Former KISS guitarist Vinnie Vincent took part in another question-and-answer session on Saturday (January 20) at the Atlanta Kiss Expo. You can now watch video footage of the discussion in two parts below (courtesy of Mike Brunn). Asked what led to his departure from KISS after the "Lick It Up" touring cycle came to an end, Vincent said: "The problem was really simple. I was writing a lot of songs, and I felt us growing so much as a band, and I wanted them to want me. I know they wanted Eric [Carr, drums] — they loved Eric — but I didn't feel that they wanted me. Even after 'Lick It Up', the perception of it was that it was a big album, and I still felt, 'No matter what I do, they're just not gonna want me in this band.' And there was a contract they wanted me to sign. But I was bringing… My take-home pay was 550 dollars a week, so I never made any money being in the band. From the beginning to the end, it was 550 dollars a week; that's what they paid me. That was my take-home after taxes." According to Vinnie, he was only asking for a bare minimum so that he could support himself and his family. "This was my dream to be in this band," he said. "I didn't want anything as much as I wanted this. Maybe just a little bit so I can buy a house or something. Maybe I could buy a nice car. But that wasn't gonna happen. And there was a contract that they wanted me to sign — it was an employment contract — and there was literally nothing in it for me. I had a family. I had twins that I didn't know I was gonna have, and there was no money to take care of them, and there was no money to buy a home. We were living with relatives, and I was on call 24 hours a day, which was okay — it was all okay. But I couldn't move on; there was no future. There was the future of being Vinnie Vincent of KISS and what that was, but, financially, there was no future in it for me. And I didn't want to be a royalty member, although that would have been nice. But that's not what I asked for. I just asked for something that could take me out of living in an apartment or with my relatives, and maybe a nice car instead of driving around in a car the size of a can of tuna. And while I'm on the road, I've got a family, I've got little children. I wanted to know that they were well taken care of and at least that some of my value, my worth to them would have been special to them and said, 'Look, we can afford to make this work for you,' and they just didn't." Vincent said that everything came to a head at the end of "Lick It Up" tour when "the pressure" on him "was so, so, so unbearable to sign" the contract which was presented to him, which he described as "all for us and none for Vinnie. I said, 'I can't, I can't, I can't. Just please treat me better than this and everything will be fine,'" he recalled. "There was nothing. I never saw any royalties during the time I was in the band; it was just a paycheck, that I took home 550 bucks a week. So after the 'Lick It Up' tour was a success and I'm thinking, 'We have a great band. This is a new chapter. This is now…' The makeup came off. This was probably for Gene [Simmons] and Paul [Stanley] a really difficult time, because the makeup was what the band was. To remove it, I think, was a bit of a relief. This is my opinion — it was a bit of a relief, but [there was also] a bit of fear, trepidation, because you didn't know what was coming. But 'Lick It Up' said, even with Vinnie, this worked. The songs were great, the reception was great, the tours were great. And at the end of the 'Lick It Up' tour, I remember… The last thing we said to each other was, 'We're gonna record a new record. Come back in about two months with your new songs.' Everybody said, 'Well, see you then. We're all gonna record our new songs, demo them, bring them together and see what we've got for the new record.' I recorded and demoed [future VINNIE VINCENT INVASION songs] 'Boyz Are Gonna Rock', 'Shoot U Full Of Love', 'No Substitute', 'Animal' and 'Twisted'. Those were the five songs that I wrote that I was gonna bring back. They were demoed, and I said, 'This is gonna be one hell of a KISS record, and I think they're gonna love them.' So they asked me to come back, and I said, 'I wanna come back, but I've got to survive. I can't survive on this. And I'm coming back with a great album. Can't we make this work?' And, unfortunately, the answer was no. 'Unless you sign the contract, you can't come back.' And I said, 'You know what? This is gonna break my heart. I can't come back.' So then, about a month later, in May of '84, they sent me a letter saying, 'Well, you're fired.' I guess it was redundant because I already said I wasn't coming back if you can't make this work. And that's what happened. And it broke my heart." Vincent also talked about his "20-year-lawsuit" against his former bandmates, alleging unpaid songwriting royalties. He said: "It could have all been avoided. It was senseless, because there were millions of dollars in warranties. And I tried for four fucking years — from '91 to '97 — to say, 'Can't we just work something out?' This wasn't something I wanted to do; this was the last thing I wanted to do. But right is right, and I'm willing to… Just show me some humanity, just a little compassion. Maybe just help me out — settle with me. Just something to make all of this just have been worth it for me. And they said 'no.' And they hurt me deeply — deeply, deeply, deeply, fucking deeply — and there was nowhere to go but to file this lawsuit. "The miracle that I survived that lawsuit was probably as miraculous as surviving what happened to me in 1984," he added. "And I just put it behind me. We eventually settled everything that we had between us, all the problems, about seven years ago. But I was in hell for 20 years, and it was my hell — nobody knew it. And I saw the world going by, I saw what everybody was saying about me, I saw what everybody in the band was saying about me, and I said, 'What a shame. What a shame.' There was no reason for it. I mean, we could have had — in my opinion — such a fucking great band. We still can, we still can, because that magic never ends. I still love them. I mean, it's never gonna go away. So when you respect — and I do dearly respect Gene and Paul with all my heart; I love them and I always will. They gave me this. With the good came the bad. But the magic that we have together never dies." Vincent said that he had a fond recollection of his last collaboration with KISS, which happened when he was brought in to co-write "Unholy", "Heart Of Chrome" and "I Just Wanna" for the band's 1992 album, "Revenge". "I didn't see them from '84 to '91," he said. "'91 was our first meeting again after VINNIE VINCENT INVASION. And Gene said, 'We're recording a new record.' I think I saw Gene in a recording studio. 'Give us a call. Let's work together.' And I said, 'Ah, I'd love to see you.' And then 'Revenge' happened and those songs. And I said, 'This is the moment. This is the band. This is it.' 'Unholy' was Gene and I; that was our baby. Paul and I wrote two songs, and we worked together for a year on that record. And it was another fun time. I mean, every time we worked together, it was just a joy. The magic, it's something that I can't put into words. 'Magic' is not the right word for it, because it's electric when you just… Something that happens when you plug in something and there's electricity here and it just works. So it turned out to be a great record and a lot of music that I'm proud of." Vinnie Vincent joined KISS in 1982, replacing Ace Frehley. As the "Ankh Warrior," he toured with the group in support of "Creatures Of The Night", on which he played lead guitar on six songs prior to becoming an official member of the band. From there, KISS wrote and released "Lick It Up" — their first album without makeup — in 1983, a recording on which Vincent co-wrote eight of 10 songs, including the title track, which remains a staple of the group's live performances to this day. In recent years, Vincent has been the subject of a number of rumors about his gender identity, including that he has been cross-dressing and that he has undergone a sex change. Last year, Vincent was the focus of a Swedish TV documentary called "KISS Och Gitarristen Som Försvann" ("KISS And The Guitarist Who Disappeared") which apparently tried, unsuccessfully, to track Vinnie down and get him to sit down for an interview.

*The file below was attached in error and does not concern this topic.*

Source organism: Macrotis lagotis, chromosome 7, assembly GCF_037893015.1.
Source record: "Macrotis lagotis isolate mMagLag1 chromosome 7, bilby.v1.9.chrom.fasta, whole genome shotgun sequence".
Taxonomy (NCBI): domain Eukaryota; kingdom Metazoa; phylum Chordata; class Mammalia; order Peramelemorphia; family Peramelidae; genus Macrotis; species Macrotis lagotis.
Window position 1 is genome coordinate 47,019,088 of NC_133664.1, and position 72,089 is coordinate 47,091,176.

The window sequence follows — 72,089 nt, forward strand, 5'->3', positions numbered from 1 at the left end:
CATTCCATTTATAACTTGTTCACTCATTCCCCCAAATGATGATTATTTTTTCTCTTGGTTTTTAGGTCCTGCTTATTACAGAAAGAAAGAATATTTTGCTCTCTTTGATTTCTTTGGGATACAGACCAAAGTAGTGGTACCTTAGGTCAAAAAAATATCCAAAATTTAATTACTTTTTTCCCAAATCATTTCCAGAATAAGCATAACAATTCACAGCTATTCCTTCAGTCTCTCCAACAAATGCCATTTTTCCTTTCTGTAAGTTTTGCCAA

Reunited VIO-LENCE Plus Members Of TESTAMENT, EXODUS, DEATH ANGEL, FORBIDDEN Perform At 'Killian On Command' Benefit Concert (Video)